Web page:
What do you do with the insanity?

Five projects are due next week. You’re a blocker for two teams across four of those projects. You need to hire three new team members to handle all the work going on, but you have no time to find that hire. 

What do you do?

You could work 12-15 hour days. You could find a new place to work. Or you could ignore most of what’s going on, focus on one or two things at a time, and deal with the fallout. Sometimes that last option is a decent one.

Here’s the thing. There’s not really a great answer. We all find ourselves in situations where there’s too much to do. In no particular order, here’s how I’ve found ways to deal with the insanity:

  • Take a break – Every seven days, on Saturday, I completely disconnect from work. That means I won’t check my work email, Slack, Github issues, design updates, attend business calls, business conferences, etc. It’s a solid rule I’ve made for my whole career, and it’s one of the reasons I’ve kept from getting fully burned out. At times I’ve gotten close, but there was always knowing Saturday would come and I could disconnect for 24 hours. 
  • Get help from your team –  It’s tempting to think we’re the only person in the world who can solve a problem. That’s not the case, not at all. If you work with others, or even if you’re completely on your own, chances are there’s someone out there who can help you. 
  • Force constraints – Find a way to shrink the amount of work. There’s usually somewhere that fat can be cut without compromising the integrity of what you’re building. 
  • Don’t overwork for too long – We’ve all done it where we worked a ton of hours for an extended period of time. The reality though is the quality of work absolutely suffers the more time we put in without rest. Sometimes it means deciding you’re done for the day and getting a full night’s sleep to tackle the problem with a fresh set of eyes.
  • Be nice to yourself – You’re amazing. You’re doing wonderful work, you believe in what you’re building, give yourself a bit of a break. It’s going to be ok. 
  • It will be ok – Yes, this is worth repeating. You’ll get through this. Keep up the great work!

Getting away

On Friday I stepped away from work. Lots going on, but I had done what I could to get things in place for Monday. And with that, for the most part I was off until Monday morning. 

On Saturday our family spent some time in the afternoon hiking with friends out in nature. Part of that hike involved walking out onto a walkway into a marsh. It was beautiful.

The smoke (it’s getting better) in Washington lent a hazy yellow to the atmosphere, dulling the colors and adding a feeling of warmth to everything.

Looking back I have some wonderful photos of the kids, and a feeling of just getting away and taking a break. 

That’s important. We need times like this. 

Stay low fidelity

If you’ve ever try to build something, at some point you’ll need to figure out what it should look like. As a result you’ll probably turn to creating a wireframe or prototype.

That’s a good thing. Try to get it into a visual medium (a sketch, a cardboard prop, a whiteboard diagram).

However, as you do that, always shoot for low fidelity. Meaning, keep it as rough and simple and quick for as long as possible. 1 minute invested into a napkin sketch means only 1 minute lost if you have to change plans. 10-20 minutes invested into a wireframe can just as easily be thrown away for a new idea. Once you spend the time to really get into the details and create a fully flushed out visual prototype you’ll quickly find you’ve become attached to it. At that point scrapping the whole thing is hard, almost impossible.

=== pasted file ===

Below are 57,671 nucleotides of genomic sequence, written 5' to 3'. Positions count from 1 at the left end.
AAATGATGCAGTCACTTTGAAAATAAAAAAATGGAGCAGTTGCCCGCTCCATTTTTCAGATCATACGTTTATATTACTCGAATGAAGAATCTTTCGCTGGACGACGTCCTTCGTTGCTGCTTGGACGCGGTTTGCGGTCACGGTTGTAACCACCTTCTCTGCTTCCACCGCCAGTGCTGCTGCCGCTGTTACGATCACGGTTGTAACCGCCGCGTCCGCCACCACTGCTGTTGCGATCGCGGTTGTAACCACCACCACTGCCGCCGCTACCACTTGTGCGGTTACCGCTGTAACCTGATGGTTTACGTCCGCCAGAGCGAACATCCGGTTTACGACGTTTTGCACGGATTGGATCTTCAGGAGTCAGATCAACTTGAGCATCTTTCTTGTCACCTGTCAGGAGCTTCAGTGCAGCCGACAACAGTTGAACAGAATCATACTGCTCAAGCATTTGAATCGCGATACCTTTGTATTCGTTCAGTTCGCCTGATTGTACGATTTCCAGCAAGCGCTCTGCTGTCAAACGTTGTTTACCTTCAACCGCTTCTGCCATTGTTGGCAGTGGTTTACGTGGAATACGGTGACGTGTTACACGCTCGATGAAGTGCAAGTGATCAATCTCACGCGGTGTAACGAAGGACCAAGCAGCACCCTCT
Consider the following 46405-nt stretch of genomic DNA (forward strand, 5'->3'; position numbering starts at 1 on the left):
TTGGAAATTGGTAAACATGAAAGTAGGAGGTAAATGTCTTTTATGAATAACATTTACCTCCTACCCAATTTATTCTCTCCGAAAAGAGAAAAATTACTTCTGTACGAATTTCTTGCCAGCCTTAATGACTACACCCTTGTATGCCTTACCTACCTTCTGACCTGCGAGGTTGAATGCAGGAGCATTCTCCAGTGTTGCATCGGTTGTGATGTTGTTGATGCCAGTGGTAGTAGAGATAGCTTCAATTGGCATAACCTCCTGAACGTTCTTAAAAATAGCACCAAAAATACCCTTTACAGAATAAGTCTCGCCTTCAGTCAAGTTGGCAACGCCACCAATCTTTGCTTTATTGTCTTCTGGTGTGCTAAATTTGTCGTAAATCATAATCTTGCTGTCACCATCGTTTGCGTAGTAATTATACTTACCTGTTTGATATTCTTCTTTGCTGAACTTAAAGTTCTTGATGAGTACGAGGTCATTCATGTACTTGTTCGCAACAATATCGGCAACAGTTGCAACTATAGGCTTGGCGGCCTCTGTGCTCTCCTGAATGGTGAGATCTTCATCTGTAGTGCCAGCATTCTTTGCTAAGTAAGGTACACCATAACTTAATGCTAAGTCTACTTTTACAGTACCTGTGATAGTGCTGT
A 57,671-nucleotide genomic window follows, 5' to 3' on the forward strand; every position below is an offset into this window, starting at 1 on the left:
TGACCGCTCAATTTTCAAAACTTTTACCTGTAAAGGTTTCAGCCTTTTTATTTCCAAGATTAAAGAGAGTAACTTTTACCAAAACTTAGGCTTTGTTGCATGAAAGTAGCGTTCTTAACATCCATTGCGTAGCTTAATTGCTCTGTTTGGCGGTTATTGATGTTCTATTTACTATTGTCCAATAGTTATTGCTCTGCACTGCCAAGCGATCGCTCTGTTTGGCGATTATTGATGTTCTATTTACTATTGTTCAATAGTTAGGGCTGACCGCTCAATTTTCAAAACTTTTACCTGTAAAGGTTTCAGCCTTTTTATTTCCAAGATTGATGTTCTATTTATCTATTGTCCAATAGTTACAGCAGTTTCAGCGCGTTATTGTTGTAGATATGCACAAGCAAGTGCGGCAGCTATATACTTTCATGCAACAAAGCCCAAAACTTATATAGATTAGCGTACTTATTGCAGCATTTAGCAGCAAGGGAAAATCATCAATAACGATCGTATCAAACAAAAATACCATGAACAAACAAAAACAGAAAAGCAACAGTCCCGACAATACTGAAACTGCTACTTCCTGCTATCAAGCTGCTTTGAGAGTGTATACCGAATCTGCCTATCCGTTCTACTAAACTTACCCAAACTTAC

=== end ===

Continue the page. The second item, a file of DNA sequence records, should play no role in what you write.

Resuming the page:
Try to stay simple and quick for as long as possible. 

Fear from too much

There are times where we may feel that we have a bit too much going on. That might mean having a bunch of unactioned emails, unmarked todo list items, unread Slack messages (marked that way after taking a peak), or handful of text docs floating around.

At these times it’s easy for paralysis to set in. It’s impossible to take care of everything, so maybe we should just do… something else, instead of that. 

At times like these there are ways to prioritize, triage, and focus. The big thing to keep in mind is a correlation between how big a task looms in our mind based on how long we’ve held off on doing it. When that happens sometimes it helps to promise yourself that you’ll only spend 5 minutes on it, just to get started. 

Having a good day

Sometimes there are days where you’ve done it. You accomplished a herculean task. You got all the way through and by applying every last bit of energy you pulled off the impossible.

Days like that are magical, and unfortunately, can be rare. If you’ve reached that point in a day where it’s all come together – you’ve hit that deadline, delivered that project, solved that challenge – then give yourself a bit of a break. 

Take that time to count your victories, and celebrate. 

Just read a great idea to create sticky notes documenting your wins. 

Paired designing

Over the past few weeks I’ve been working with our team on several design related projects. Since we’re all remote, and only get a few opportunities a year to spend time in the same room, we need to find a way to work in collaboration. 

While it’s not quite a perfect system, remote paired designing is pretty amazing! Here’s how it works:

  • Screen share – Using Zoom create a video conference room and share screens with the team member you’re going to design with. 
  • Have a stylus – Connect your iPad (or other stylus device) and share it’s screen as a secondary device, then you can sketch live and wireframe while you talk through the problem with your team member. 
  • Use Balsamiq in the cloud – If you go past sketching jump into something like Balsamiq and start throwing boxes and arrows around while you’re both talking and working through the design problems. 

Beyond that there’s some other interesting options out there: have a camera pointed at a whiteboard, use InVision Freehand, or similar. 

It’s great if you can have two people sketching at the same time or whiteboarding, or wireframing. But in practice I’ve found it can be a bit messy. At the moment it feels best to have one person do the majority of the sketching or wireframing, while both (or more) folks discuss together. 

Doing too much

It’s a bit of a circular game. You’re available to do stuff, so you say yes, and yes, and yes some more. Then pretty soon you’ve taken on too much, and things start to slip.